ZACATECAS, MEXICO – For the past three years, Cony Solís, 26, an industrial engineer, has been in charge of industrial security in the “Peñasquito” mine in Mazapil, a municipality of Zacatecas, a state in north-central Mexico with a long mining tradition. Solís is the only woman in an administrative position here working under Goldcorp, a Canadian gold producer operating Peñasquito, where some 13 million ounces of gold, silver and zinc lay hidden under an enormous desert. The rest of the women work down in the mines.
“I work very closely with the women operators, the ones who are directly in the mine,” she says. “Our presence has been growing in this industry.”
Solís says that 10 percent of the 3,000 employees in this deposit are women.
“Perhaps it is not a lot, but it is something,” she says. “It is already an important number. The majority of us are very proud of what we do.”
Solís calls her work in the mine a “labor conquest” because it took so long for women to be accepted into this traditionally male industry. Solís’ mother also works in the mine, driving a truck – not just any truck, but one that weighs 2 tons and transports as much as 3 tons of cargo. Solís is, therefore, a second-generation woman in mining here.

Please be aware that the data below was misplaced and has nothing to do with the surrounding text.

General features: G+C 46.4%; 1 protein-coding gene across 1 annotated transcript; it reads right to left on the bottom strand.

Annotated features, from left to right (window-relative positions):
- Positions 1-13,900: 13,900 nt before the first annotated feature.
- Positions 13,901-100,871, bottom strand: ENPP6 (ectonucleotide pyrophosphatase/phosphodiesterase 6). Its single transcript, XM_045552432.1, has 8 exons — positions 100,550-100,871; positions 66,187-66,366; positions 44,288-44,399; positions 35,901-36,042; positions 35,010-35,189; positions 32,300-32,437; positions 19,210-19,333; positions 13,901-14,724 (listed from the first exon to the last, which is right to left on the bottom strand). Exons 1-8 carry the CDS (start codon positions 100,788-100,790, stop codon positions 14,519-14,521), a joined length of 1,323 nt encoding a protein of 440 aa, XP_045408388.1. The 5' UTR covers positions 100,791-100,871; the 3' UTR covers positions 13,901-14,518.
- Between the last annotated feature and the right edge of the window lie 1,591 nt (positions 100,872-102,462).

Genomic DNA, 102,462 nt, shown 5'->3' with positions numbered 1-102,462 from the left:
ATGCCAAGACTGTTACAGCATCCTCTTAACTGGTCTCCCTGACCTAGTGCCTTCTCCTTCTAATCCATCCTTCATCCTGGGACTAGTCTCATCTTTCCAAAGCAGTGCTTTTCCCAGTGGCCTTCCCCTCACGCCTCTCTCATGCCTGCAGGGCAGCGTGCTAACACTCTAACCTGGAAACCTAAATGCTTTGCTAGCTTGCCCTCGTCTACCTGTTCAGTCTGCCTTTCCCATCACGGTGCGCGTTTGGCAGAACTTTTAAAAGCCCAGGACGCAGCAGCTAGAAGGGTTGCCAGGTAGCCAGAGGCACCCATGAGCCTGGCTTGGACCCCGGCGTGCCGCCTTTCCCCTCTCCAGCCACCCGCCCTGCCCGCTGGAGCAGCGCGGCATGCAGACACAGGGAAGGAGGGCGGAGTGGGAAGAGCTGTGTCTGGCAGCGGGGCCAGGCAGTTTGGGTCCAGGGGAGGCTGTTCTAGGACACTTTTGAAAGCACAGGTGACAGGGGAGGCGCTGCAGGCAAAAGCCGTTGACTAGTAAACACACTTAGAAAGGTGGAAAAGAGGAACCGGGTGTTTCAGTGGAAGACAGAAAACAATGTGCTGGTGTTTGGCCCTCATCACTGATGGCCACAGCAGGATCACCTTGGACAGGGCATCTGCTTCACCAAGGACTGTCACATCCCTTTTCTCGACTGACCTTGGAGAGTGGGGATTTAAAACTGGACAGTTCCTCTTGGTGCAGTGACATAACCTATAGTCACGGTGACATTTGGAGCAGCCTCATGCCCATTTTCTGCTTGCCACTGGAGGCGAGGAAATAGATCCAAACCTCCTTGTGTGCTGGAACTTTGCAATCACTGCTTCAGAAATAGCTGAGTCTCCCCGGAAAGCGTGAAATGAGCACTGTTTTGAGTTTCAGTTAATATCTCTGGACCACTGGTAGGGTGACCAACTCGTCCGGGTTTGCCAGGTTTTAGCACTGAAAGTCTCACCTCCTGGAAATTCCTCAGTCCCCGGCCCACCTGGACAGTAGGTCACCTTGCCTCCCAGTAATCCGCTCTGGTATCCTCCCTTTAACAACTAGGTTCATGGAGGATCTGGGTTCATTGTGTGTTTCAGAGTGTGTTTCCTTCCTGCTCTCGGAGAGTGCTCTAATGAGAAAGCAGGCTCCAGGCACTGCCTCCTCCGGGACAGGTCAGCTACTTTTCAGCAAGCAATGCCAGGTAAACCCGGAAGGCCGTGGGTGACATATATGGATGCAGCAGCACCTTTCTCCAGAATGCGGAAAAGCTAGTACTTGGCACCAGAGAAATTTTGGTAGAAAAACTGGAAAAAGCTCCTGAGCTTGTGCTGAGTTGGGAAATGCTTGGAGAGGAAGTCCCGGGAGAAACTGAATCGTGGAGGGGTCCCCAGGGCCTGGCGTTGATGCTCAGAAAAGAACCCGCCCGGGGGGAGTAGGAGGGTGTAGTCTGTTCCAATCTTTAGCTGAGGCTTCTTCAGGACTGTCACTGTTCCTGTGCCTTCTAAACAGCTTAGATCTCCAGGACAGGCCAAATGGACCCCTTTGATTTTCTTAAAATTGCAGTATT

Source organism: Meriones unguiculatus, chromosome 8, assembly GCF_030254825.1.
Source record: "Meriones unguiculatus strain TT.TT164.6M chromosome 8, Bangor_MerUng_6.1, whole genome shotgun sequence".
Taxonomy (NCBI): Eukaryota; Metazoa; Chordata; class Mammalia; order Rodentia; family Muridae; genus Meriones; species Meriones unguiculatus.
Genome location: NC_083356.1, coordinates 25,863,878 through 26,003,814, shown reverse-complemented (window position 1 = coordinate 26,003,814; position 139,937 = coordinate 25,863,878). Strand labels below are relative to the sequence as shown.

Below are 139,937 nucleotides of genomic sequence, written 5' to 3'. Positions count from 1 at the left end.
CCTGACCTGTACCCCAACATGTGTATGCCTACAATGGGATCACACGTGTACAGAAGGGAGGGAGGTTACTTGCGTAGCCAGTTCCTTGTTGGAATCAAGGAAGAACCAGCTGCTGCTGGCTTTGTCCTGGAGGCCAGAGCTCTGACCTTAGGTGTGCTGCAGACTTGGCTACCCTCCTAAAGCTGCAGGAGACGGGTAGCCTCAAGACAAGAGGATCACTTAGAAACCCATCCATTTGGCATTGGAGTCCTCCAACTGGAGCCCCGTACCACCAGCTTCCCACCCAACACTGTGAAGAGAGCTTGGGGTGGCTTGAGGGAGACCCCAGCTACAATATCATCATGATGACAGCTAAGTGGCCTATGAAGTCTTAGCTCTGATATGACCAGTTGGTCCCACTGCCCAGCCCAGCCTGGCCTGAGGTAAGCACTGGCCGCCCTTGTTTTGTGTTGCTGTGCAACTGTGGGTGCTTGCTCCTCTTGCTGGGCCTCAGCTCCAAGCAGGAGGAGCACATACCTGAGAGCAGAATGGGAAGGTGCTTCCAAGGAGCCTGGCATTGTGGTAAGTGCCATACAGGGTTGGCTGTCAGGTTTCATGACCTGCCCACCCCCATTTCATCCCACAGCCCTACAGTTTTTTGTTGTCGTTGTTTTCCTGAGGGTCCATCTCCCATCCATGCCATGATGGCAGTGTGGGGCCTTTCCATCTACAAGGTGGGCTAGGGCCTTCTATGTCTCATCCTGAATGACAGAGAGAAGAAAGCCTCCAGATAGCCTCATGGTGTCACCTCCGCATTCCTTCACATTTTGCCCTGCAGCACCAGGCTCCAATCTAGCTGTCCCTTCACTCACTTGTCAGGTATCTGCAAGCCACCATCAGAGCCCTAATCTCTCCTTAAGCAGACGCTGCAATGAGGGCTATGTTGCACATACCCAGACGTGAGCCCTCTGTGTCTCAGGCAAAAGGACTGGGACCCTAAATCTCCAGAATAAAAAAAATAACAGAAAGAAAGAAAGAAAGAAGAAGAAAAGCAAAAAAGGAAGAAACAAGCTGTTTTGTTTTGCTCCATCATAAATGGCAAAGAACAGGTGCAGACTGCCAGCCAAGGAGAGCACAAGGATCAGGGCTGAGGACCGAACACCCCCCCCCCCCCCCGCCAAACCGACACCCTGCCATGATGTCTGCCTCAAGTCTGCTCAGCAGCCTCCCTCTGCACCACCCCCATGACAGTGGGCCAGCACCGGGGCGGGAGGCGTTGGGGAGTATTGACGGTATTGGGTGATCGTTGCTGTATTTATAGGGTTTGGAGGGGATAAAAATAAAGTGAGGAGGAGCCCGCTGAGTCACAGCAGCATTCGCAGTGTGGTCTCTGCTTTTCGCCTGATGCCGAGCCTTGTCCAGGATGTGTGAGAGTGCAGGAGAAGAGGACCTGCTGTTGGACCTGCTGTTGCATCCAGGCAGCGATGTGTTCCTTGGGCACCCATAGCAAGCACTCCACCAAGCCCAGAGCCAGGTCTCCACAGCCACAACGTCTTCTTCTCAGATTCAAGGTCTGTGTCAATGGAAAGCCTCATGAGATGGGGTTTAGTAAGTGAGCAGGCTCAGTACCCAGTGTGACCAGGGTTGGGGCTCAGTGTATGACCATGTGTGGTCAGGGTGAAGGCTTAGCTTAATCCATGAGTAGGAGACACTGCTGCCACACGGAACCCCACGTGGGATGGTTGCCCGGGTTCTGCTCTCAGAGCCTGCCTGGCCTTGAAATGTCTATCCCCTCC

A university graduate, Solís entered the mining industry by choice and as a professional receives schedule and salary perks. But the majority of the “mining women” in Mexico – and in other Latin American countries – entered the industry because they had few other options to support their families. Nevertheless, their presence in the industry has prompted several positive cultural changes and increased performance in some mines.
Mexico is one of the first countries in the region to welcome women into the mining industry. Many say that the female miners have improved the traditionally masculine industry, although their initial inclusion was more to fill the void left by men who migrated north to chase the “American dream” and greater income than to abolish gender discrimination. New technology and support systems have also aided women’s entry into the mining industry, but many say the job is still tough and that more must be done to turn back five centuries of exclusion.
An ancient myth invented centuries ago was what kept women out of the industry for so long. The myth suggested that the land would refuse to deliver its treasures to women, and if any woman dared to step into the depths of the mine, it would become jealous and close, causing cave-ins and hiding its wealth. Despite initial obstacles, the women of this mine say they are putting that myth to rest.
Mining is the third most important industry in Mexico, after petroleum and tourism, according to CAMIMEX and government sources. The number of employees in the mining industry has risen to almost 286,000, according to the Mexican Social Security Institute’s latest data, but not even industry officials know how many of these workers are